Dr Elizabeth Blackburn Nobel Prize in Medicine & Shaklee Aging Telomeres
Shaklee is on the cutting edge of research - always!
Shaklee is collaborating with Nobel Laureate, Elizabeth Blackburn of the University of California, San Francisco, who was named the Nobel Prize winner in medicine for discovering how chromosomes are protected by telomeres and the enzyme telomerase.
ARE TELOMERES THE KEY TO AGING AND CANCER?
Inside the center or nucleus of a cell, our genes are located on twisted, double-stranded molecules of DNA called chromosomes. At the ends of the chromosomes are stretches of DNA called telomeres, which protect our genetic data, make it possible for cells to divide, and hold some secrets to how we age and get cancer.
Telomeres have been compared with the plastic tips on shoelaces because they prevent chromosome ends from fraying and sticking to each other, which would scramble an organism's genetic information to cause cancer, other diseases, or death.
What is a telomere?
Our chromosomes contain genetic material in the form of strands of DNA. Telomeres are extensions of these DNA strands that protect the integrity of the DNA.
Telomeres are sort of like those plastic tips that cover and protect the end of shoelaces from fraying. Telomeres tend to get shorter as we age.
Evidence suggests telomere length is a reliable indicator of overall health. Short telomeres are associated with increased health risk factors.
In collaboration with a company called Telomere Diagnostics, we decided to investigate telomere length (a marker of overall health–see the sidebar) in two groups of people.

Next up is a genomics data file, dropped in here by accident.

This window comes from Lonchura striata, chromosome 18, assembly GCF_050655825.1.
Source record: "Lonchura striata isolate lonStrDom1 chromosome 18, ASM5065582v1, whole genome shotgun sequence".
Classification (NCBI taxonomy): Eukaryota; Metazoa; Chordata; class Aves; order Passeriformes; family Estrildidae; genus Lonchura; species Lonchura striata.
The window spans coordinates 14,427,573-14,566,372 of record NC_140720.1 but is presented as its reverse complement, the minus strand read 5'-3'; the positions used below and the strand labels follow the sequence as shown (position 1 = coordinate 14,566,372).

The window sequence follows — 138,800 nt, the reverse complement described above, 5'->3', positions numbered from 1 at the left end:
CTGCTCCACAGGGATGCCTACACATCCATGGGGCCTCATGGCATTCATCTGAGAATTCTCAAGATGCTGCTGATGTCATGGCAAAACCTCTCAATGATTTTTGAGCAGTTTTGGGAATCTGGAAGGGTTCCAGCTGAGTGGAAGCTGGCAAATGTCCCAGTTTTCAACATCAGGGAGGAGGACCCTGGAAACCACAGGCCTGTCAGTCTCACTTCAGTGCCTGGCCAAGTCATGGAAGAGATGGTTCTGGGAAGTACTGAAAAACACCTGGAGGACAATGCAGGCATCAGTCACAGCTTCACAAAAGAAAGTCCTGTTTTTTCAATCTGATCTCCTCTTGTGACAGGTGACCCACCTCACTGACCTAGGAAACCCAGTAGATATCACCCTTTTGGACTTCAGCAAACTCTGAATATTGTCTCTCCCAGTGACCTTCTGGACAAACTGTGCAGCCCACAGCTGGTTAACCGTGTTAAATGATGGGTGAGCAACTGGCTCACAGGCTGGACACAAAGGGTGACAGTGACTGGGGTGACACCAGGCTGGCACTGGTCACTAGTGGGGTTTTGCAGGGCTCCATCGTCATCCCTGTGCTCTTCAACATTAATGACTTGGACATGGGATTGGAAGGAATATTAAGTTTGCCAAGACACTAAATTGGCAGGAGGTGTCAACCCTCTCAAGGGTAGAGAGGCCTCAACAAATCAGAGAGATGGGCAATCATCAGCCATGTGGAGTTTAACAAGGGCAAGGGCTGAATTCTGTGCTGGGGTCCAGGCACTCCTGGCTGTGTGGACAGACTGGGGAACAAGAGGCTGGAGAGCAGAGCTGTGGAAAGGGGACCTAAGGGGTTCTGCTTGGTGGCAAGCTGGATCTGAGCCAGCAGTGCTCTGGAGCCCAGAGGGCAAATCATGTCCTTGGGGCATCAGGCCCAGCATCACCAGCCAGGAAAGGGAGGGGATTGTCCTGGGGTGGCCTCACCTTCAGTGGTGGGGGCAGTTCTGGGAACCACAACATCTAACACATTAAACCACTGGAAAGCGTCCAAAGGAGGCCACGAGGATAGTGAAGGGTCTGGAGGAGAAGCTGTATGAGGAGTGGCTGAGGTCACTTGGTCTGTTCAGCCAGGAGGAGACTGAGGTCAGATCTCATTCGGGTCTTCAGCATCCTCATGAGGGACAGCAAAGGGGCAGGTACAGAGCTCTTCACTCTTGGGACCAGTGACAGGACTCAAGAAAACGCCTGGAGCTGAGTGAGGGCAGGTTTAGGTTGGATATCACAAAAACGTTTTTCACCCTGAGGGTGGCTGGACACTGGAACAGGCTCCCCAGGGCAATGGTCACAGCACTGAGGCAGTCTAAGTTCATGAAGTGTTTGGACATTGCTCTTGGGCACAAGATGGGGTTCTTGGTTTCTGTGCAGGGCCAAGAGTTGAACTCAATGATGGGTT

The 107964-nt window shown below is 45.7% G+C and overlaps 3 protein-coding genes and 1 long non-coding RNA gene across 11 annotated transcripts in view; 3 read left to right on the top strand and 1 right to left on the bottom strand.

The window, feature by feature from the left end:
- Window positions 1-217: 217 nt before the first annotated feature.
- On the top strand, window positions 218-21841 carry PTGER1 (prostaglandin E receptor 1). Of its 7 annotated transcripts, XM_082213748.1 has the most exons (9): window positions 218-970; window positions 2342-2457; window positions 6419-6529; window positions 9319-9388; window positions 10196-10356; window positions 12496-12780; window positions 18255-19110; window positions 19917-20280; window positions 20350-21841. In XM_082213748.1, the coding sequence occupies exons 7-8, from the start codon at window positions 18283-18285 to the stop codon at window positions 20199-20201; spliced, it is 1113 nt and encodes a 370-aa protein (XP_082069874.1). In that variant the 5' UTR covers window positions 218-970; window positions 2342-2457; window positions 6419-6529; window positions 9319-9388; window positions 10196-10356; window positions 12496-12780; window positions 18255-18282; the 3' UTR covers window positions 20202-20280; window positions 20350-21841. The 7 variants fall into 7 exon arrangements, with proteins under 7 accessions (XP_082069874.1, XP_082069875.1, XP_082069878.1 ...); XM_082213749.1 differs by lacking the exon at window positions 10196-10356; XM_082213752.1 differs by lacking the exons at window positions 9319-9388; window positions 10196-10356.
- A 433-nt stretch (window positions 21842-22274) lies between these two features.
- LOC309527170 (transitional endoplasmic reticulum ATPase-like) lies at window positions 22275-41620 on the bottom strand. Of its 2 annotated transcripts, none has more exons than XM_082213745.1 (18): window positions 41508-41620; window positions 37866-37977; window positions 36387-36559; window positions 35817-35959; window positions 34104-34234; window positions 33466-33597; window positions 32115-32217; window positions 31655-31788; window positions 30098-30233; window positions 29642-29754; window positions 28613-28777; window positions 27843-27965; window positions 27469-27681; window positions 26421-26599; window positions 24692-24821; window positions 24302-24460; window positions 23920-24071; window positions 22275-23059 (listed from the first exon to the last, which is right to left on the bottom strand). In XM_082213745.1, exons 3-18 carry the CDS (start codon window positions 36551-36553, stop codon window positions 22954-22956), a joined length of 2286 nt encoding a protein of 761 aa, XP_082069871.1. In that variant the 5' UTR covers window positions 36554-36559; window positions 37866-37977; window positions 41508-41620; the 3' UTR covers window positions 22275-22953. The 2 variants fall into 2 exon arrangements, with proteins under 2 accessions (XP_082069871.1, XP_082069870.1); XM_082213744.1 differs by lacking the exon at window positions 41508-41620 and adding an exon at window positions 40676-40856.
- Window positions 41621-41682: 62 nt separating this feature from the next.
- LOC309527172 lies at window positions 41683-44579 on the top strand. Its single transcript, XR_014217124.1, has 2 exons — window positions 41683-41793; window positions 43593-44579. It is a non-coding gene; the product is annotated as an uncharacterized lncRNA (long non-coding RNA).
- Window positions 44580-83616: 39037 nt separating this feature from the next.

The control group consisted of very healthy adults (age range about 30-80) who were nonsmokers with no known chronic diseases.
We compared those healthy people with “heavy supplement users.” This was a group of people (in the same age range) who reported that they had taken five or more Shaklee supplements daily for at least five years. The averages for this group were more than 12 supplements taken at least 4-6 days per week for 10 or more years.
Saliva samples were collected from both groups for Telomere Diagnostics to measure their telomere length.
The results of this cross-sectional study showed that telomere length was 11.2 percent greater in the supplement group than the control group, a statistically significant finding.
What is interesting about this study (and other similar studies) is that telomere length may give us a reliable measure of our long-term overall well-being. It also appears that we can protect our telomeres (slow the rate at which they shorten,) by the choices we make.
Other recent studies have shown that telomere length can be protected by what we eat (for example, by a Mediterranean diet) and by how active we are. And now, our study suggests that our telomeres may be protected by which supplements we take.
These findings reinforce the idea that our genes do not control all of our health outcomes; diet, lifestyle, and environment also play significant roles. I believe it is possible through the choices we make to greatly improve our chances for a long and healthy life.
If you want to read the actual study article, click on the following link: telomere study.